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As an alternative to all caps, we also have small caps, and small caps can be accessed from the control panel. It's the big T, small t, and that is the clue as to what they do. Small caps is going to give you an initial capital letter for each word, and then subsequent letters will be at a reduced size, but in a capital form. OpenType Pro fonts, and Minion Pro being the example that I'm using here, have an extended character set, and as part of that character set, there are small cap characters, or small cap glyphs.
So these all separately drawn characters, and this is always preferable to using fake small caps, and that's what we have in the example above. Now, I should just point out that this type has been converted to outlines, just for sake of convenience, so that we don't have any missing font issues. But it was set in the non-pro version of Minion, so that we are comparing like with like. We have above the non-pro version of Minion, where we are using fake small caps, i.e. they are the capital versions of the letters, reduced to 70% of their original percentage.
There is a preference that's going to determine exactly what percentage they are reduced to, and it's right there in Advanced Type. So the small caps, when you're faking it, are going to be 70% off the full size. But in this case, that's irrelevant, because we working with the Pro version, and we have real small caps, and we can see that the weight of the letters is the same whether they of full size, or reduced size, and that's going to be obviously preferable, whereas in the upper version, the weight of each letter has been reduced, because not only are they vertically scaled to 70%, but they're also horizontally scaled to 70%.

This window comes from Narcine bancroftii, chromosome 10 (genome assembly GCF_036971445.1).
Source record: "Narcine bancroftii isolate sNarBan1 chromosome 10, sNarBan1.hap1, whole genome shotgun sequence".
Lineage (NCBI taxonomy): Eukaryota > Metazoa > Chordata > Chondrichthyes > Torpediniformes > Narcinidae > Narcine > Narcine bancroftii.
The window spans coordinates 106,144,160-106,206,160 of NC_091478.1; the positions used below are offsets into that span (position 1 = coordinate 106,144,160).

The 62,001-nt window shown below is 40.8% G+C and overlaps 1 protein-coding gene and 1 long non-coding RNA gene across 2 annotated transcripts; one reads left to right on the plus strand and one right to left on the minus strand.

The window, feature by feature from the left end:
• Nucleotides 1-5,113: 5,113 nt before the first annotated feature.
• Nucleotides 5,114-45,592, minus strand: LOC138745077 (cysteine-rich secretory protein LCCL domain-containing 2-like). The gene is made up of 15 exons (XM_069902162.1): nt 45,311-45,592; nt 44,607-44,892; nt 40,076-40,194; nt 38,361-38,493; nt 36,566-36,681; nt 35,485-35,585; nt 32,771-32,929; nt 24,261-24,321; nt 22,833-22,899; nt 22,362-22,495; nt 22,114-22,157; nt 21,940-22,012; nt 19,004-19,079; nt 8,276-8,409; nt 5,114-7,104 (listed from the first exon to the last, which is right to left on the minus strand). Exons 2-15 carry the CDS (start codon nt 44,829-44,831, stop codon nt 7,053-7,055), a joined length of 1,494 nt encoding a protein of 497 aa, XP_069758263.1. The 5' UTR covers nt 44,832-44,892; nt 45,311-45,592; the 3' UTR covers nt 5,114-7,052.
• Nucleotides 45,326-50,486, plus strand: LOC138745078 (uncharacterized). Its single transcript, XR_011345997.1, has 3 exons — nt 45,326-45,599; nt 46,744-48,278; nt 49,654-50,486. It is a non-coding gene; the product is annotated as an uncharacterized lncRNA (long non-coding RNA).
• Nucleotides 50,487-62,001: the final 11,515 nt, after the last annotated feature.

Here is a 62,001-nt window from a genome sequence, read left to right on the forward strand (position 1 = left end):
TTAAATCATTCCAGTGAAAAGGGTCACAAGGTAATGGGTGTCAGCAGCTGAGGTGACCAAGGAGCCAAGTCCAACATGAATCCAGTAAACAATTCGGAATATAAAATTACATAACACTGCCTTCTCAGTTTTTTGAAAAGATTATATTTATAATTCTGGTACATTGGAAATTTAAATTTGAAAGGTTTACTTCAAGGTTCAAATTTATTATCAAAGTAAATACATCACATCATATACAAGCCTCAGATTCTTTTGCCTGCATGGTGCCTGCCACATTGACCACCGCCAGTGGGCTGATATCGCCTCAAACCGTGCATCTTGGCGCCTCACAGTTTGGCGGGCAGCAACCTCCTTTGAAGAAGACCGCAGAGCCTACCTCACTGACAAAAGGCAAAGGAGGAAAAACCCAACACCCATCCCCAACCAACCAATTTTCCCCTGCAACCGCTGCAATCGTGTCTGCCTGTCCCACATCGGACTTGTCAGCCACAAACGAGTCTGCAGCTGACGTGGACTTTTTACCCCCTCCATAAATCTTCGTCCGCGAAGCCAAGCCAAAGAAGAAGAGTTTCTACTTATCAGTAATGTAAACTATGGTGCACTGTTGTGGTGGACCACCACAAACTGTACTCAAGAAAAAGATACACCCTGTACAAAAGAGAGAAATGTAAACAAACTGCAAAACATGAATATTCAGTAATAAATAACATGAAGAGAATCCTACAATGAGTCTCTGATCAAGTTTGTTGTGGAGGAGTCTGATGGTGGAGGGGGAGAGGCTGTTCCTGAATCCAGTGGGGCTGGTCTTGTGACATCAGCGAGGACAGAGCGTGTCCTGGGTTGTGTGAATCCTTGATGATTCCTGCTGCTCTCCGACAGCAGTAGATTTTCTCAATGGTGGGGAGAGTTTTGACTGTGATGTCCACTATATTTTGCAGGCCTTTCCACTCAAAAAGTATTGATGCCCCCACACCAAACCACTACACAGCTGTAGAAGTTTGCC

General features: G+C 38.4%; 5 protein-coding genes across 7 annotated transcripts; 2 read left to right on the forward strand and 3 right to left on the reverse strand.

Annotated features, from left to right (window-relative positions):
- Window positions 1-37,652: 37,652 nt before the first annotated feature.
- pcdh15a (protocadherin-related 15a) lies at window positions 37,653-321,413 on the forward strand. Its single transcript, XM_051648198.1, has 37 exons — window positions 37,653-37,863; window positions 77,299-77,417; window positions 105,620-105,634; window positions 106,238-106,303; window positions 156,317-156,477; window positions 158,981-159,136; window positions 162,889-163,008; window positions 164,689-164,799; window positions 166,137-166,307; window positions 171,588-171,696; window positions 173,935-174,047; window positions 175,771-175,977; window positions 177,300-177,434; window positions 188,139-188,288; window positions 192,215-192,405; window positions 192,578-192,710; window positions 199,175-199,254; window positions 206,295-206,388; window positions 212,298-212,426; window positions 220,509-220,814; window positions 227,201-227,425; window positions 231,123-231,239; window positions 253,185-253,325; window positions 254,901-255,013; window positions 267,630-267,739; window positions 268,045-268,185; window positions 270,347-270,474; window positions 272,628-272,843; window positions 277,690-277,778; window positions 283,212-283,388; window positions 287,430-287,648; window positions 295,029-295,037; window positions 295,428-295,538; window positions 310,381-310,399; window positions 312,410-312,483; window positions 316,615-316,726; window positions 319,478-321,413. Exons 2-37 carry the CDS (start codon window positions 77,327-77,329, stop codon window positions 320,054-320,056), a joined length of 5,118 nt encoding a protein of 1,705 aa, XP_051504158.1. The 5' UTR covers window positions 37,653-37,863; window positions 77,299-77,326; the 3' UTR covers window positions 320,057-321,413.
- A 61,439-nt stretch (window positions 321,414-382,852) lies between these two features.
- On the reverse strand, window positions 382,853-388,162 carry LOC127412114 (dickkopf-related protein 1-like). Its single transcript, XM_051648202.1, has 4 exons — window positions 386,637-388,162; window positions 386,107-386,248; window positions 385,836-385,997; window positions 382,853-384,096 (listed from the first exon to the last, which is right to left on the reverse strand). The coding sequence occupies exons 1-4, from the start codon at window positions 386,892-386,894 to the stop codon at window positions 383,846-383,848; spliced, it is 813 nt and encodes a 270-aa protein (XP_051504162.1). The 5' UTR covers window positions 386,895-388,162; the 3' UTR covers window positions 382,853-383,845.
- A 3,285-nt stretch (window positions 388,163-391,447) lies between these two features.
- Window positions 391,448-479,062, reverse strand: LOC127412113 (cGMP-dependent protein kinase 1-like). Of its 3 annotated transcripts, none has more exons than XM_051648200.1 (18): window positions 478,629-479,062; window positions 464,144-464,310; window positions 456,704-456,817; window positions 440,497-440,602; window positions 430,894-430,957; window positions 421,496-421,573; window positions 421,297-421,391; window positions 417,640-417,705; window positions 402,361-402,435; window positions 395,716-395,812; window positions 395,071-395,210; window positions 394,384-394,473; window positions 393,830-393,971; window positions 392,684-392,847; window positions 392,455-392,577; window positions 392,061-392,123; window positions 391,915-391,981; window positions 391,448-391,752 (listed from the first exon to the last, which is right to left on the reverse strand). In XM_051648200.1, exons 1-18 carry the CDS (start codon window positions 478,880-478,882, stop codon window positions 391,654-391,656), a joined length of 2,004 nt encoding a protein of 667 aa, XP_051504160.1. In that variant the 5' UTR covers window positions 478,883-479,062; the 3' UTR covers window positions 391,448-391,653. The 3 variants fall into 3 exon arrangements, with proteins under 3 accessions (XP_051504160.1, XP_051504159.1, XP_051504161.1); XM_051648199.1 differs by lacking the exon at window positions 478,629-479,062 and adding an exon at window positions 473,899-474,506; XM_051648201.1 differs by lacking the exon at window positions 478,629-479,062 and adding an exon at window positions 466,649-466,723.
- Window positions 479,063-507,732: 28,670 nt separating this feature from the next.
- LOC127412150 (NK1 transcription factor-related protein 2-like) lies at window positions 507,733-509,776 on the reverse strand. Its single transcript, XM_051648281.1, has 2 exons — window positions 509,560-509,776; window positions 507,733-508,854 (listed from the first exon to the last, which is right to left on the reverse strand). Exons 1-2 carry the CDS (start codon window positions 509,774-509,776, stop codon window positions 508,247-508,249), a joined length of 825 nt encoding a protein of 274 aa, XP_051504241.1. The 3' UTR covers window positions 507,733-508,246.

So, moral of the story, when you have an OpenType Pro version of the font -- Minion Pro, Caslon Pro, Adobe Garamond Pro, being some examples -- they will have real small caps available. So when do we use small caps? Here I have two bodies of text: one without the usage of small caps, and one with. And where small caps really come into their own is when you have a lot of brand names, AM, PM, and other terms that appear in all caps.
When there are a lot of these in the text, they can overwhelm the text, because the capital letters are just too big, relative to the upper and lowercase. So we when have the option of putting them in small caps -- and they should be applied as a character style ideally, and they have been here; I've made a character style, so that they can be applied more easily, and thereafter, controlled more easily -- it's always going to look better. Now, as for the issue of the AM, PM, I've put the AM in small caps, but the current version of the Chicago Manual of Style actually states that it should be a.m. in lowercase. Which style you go with is going to depend upon you own internal style manual, but this still looks a whole lot better than the example above.
Other times when we want to use small caps, small caps imply that the first character of the word is going to be bigger than the rest, but that needn't necessarily be the case. With OpenType Small Caps you have the option of OpenType All Small Caps, and if I select this here, and then we come up to the control panel to OpenType, you can see we have this option All Small Caps. So all of the letters are going to be at a reduced scale.
They're all going to be at the height of the X height, i.e. the height of the lowercase letters. This is only going to be an option for those OpenType fonts that come in a pro version with extended character sets.
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